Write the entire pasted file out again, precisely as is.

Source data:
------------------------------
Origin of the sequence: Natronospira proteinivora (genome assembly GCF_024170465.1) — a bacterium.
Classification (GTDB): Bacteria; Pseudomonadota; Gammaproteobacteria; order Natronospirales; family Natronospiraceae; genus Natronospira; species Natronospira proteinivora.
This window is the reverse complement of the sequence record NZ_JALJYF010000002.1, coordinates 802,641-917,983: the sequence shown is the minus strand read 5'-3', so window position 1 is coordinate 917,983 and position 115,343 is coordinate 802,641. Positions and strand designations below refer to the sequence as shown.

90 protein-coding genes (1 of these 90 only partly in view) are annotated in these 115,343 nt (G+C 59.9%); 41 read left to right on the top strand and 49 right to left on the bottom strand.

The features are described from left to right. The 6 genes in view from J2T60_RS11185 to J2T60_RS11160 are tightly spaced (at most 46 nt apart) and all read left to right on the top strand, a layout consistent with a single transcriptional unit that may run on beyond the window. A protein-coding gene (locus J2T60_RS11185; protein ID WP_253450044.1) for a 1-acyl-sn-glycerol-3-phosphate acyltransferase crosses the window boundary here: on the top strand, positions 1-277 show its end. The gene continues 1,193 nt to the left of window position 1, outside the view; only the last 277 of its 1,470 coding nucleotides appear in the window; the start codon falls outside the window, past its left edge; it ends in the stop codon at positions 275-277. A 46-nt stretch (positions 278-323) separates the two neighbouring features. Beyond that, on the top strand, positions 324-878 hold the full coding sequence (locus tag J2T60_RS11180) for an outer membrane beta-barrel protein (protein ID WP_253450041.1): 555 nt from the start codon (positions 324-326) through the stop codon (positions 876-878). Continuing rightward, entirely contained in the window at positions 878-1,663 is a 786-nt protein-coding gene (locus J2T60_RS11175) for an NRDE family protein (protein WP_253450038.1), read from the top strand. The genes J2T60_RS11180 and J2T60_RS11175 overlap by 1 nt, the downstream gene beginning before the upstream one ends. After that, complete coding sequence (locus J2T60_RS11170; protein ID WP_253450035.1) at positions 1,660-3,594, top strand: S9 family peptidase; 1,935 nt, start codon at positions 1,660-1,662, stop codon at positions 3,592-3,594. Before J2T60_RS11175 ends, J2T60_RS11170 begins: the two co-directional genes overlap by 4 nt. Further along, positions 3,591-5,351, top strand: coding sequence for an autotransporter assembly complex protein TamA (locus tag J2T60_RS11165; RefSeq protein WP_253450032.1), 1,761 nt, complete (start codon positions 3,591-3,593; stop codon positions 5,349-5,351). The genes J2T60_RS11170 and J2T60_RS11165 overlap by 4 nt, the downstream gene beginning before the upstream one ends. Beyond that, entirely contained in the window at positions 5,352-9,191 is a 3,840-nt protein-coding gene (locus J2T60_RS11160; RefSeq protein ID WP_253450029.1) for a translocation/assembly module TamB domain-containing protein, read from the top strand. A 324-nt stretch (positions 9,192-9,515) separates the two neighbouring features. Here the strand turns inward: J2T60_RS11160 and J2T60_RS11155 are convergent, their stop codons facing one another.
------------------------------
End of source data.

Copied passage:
Origin of the sequence: Natronospira proteinivora (genome assembly GCF_024170465.1) — a bacterium.
Classification (GTDB): Bacteria; Pseudomonadota; Gammaproteobacteria; order Natronospirales; family Natronospiraceae; genus Natronospira; species Natronospira proteinivora.
This window is the reverse complement of the sequence record NZ_JALJYF010000002.1, coordinates 802,641-917,983: the sequence shown is the minus strand read 5'-3', so window position 1 is coordinate 917,983 and position 115,343 is coordinate 802,641. Positions and strand designations below refer to the sequence as shown.

90 protein-coding genes (1 of these 90 only partly in view) are annotated in these 115,343 nt (G+C 59.9%); 41 read left to right on the top strand and 49 right to left on the bottom strand.

The features are described from left to right. The 6 genes in view from J2T60_RS11185 to J2T60_RS11160 are tightly spaced (at most 46 nt apart) and all read left to right on the top strand, a layout consistent with a single transcriptional unit that may run on beyond the window. A protein-coding gene (locus J2T60_RS11185; protein ID WP_253450044.1) for a 1-acyl-sn-glycerol-3-phosphate acyltransferase crosses the window boundary here: on the top strand, positions 1-277 show its end. The gene continues 1,193 nt to the left of window position 1, outside the view; only the last 277 of its 1,470 coding nucleotides appear in the window; the start codon falls outside the window, past its left edge; it ends in the stop codon at positions 275-277. A 46-nt stretch (positions 278-323) separates the two neighbouring features. Beyond that, on the top strand, positions 324-878 hold the full coding sequence (locus tag J2T60_RS11180) for an outer membrane beta-barrel protein (protein ID WP_253450041.1): 555 nt from the start codon (positions 324-326) through the stop codon (positions 876-878). Continuing rightward, entirely contained in the window at positions 878-1,663 is a 786-nt protein-coding gene (locus J2T60_RS11175) for an NRDE family protein (protein WP_253450038.1), read from the top strand. The genes J2T60_RS11180 and J2T60_RS11175 overlap by 1 nt, the downstream gene beginning before the upstream one ends. After that, complete coding sequence (locus J2T60_RS11170; protein ID WP_253450035.1) at positions 1,660-3,594, top strand: S9 family peptidase; 1,935 nt, start codon at positions 1,660-1,662, stop codon at positions 3,592-3,594. Before J2T60_RS11175 ends, J2T60_RS11170 begins: the two co-directional genes overlap by 4 nt. Further along, positions 3,591-5,351, top strand: coding sequence for an autotransporter assembly complex protein TamA (locus tag J2T60_RS11165; RefSeq protein WP_253450032.1), 1,761 nt, complete (start codon positions 3,591-3,593; stop codon positions 5,349-5,351). The genes J2T60_RS11170 and J2T60_RS11165 overlap by 4 nt, the downstream gene beginning before the upstream one ends. Beyond that, entirely contained in the window at positions 5,352-9,191 is a 3,840-nt protein-coding gene (locus J2T60_RS11160; RefSeq protein ID WP_253450029.1) for a translocation/assembly module TamB domain-containing protein, read from the top strand. A 324-nt stretch (positions 9,192-9,515) separates the two neighbouring features. Here the strand turns inward: J2T60_RS11160 and J2T60_RS11155 are convergent, their stop codons facing one another.